Dr. X: The first step, we would always take is to take a personal history of the person and the issue. Our goal is to understand the patient’s current situation and what could be causing the sleep issues. Sometimes the person may be experiencing an acute bout of insomnia due to a divorce or bereavement or others it may be a more chronic issue that needs to be addressed. Sleep issues can be very complex and it’s important to try to understand as much as possible.

Michelle: What are the common causes of sleep issues and why do you think it’s such a problem for so many people?


Dr. X: The most common causes generally are stress, depression, worries, anxiety, family issues, job issues and of course caffeine. I don’t think people always have the coping skills to deal with stressful situations or understand the impact they can have on their health and their bodies in general. Something as simple as being how much caffeine there is in products like coffee or chocolate or energy drinks– and how much you’re consuming can make a big difference.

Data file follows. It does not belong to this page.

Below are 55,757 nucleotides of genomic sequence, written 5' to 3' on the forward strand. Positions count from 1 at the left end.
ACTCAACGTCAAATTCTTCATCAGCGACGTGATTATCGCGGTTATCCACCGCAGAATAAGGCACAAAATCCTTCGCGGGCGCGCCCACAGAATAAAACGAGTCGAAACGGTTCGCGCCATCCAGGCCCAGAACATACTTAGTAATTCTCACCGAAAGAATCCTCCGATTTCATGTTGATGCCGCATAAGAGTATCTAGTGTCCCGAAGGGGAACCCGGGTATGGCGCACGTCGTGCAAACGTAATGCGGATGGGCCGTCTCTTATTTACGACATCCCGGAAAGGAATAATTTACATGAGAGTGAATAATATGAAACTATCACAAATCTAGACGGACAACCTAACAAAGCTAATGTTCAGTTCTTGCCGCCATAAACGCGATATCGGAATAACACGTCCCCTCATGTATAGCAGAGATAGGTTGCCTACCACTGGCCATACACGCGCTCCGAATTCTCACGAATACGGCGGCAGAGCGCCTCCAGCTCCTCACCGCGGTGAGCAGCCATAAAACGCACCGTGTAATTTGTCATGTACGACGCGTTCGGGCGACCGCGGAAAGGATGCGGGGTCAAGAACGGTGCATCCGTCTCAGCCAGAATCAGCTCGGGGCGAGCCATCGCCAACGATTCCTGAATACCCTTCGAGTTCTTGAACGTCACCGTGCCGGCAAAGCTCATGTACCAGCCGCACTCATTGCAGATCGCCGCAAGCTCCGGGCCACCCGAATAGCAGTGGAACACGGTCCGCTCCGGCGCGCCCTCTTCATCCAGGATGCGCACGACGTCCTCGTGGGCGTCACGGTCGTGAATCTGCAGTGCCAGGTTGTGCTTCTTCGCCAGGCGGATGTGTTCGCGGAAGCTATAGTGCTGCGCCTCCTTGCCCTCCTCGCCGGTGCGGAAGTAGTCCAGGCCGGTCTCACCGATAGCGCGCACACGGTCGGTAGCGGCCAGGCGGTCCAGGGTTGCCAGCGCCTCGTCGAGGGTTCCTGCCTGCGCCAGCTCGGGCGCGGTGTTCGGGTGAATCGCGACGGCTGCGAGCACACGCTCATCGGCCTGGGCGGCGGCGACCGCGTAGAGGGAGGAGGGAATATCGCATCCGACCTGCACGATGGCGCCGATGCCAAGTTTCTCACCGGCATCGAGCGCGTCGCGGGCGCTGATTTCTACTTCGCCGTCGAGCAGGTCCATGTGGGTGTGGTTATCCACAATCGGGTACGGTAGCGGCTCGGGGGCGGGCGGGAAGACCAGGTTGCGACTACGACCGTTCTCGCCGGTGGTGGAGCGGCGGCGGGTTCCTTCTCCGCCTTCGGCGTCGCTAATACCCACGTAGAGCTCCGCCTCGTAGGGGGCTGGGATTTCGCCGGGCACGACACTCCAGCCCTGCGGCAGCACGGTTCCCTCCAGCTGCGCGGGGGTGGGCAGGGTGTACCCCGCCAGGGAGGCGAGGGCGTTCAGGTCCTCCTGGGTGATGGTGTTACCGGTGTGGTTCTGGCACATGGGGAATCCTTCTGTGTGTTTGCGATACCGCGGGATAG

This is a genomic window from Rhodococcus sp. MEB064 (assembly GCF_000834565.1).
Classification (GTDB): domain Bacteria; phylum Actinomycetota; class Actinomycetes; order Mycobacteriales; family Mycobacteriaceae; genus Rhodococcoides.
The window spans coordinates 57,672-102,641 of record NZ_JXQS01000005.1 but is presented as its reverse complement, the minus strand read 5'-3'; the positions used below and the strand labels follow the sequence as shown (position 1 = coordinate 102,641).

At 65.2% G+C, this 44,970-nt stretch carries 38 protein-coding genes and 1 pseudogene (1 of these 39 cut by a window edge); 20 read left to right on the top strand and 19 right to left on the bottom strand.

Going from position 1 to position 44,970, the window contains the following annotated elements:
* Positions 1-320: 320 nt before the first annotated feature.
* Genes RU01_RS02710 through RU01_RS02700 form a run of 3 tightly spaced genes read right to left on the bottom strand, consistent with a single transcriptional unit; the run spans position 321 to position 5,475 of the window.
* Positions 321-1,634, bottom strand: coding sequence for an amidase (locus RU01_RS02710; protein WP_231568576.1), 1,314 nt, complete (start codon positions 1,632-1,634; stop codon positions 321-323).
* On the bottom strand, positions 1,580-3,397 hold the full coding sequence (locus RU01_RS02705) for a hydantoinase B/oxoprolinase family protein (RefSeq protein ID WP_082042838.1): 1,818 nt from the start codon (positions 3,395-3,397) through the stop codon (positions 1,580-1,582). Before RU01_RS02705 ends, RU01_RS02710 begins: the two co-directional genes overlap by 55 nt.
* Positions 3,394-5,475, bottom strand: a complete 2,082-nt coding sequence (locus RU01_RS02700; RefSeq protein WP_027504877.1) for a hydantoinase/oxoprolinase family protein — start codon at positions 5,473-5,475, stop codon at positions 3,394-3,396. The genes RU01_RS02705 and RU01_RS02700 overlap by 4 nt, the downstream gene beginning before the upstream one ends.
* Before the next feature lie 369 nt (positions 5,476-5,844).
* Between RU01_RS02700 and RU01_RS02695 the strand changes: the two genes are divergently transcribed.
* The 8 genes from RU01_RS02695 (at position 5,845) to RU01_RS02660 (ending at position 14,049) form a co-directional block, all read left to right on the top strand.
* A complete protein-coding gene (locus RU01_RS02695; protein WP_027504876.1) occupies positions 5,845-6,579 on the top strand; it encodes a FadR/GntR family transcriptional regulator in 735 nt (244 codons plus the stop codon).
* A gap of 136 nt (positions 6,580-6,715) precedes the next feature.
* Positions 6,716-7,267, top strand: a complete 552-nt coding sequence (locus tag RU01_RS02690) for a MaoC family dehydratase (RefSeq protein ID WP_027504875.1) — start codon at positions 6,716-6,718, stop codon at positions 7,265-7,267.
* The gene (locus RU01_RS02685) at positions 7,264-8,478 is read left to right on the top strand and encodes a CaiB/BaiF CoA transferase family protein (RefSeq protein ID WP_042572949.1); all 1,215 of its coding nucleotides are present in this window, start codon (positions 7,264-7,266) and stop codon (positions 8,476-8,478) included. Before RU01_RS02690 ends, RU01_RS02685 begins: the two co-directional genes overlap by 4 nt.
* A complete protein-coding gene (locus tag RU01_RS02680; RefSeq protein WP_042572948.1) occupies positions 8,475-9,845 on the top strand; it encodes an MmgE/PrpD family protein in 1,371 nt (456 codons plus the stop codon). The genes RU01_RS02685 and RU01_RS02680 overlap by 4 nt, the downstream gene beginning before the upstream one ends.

Michelle: What type of advice would you give someone who can’t sleep?


Dr. X: Well, I would encourage them to look at their lifestyle and see how they can add in things like more regular exercise and cutting back on caffeine. I would also advise patients to look into meditation, yoga or therapy to help cope with stress and anxiety. In some cases of depression or anxiety, medication could be helpful.


Michelle: And what if someone had done all of that and still was struggling, are there underlying medical issues that could be driving their sleeplessness?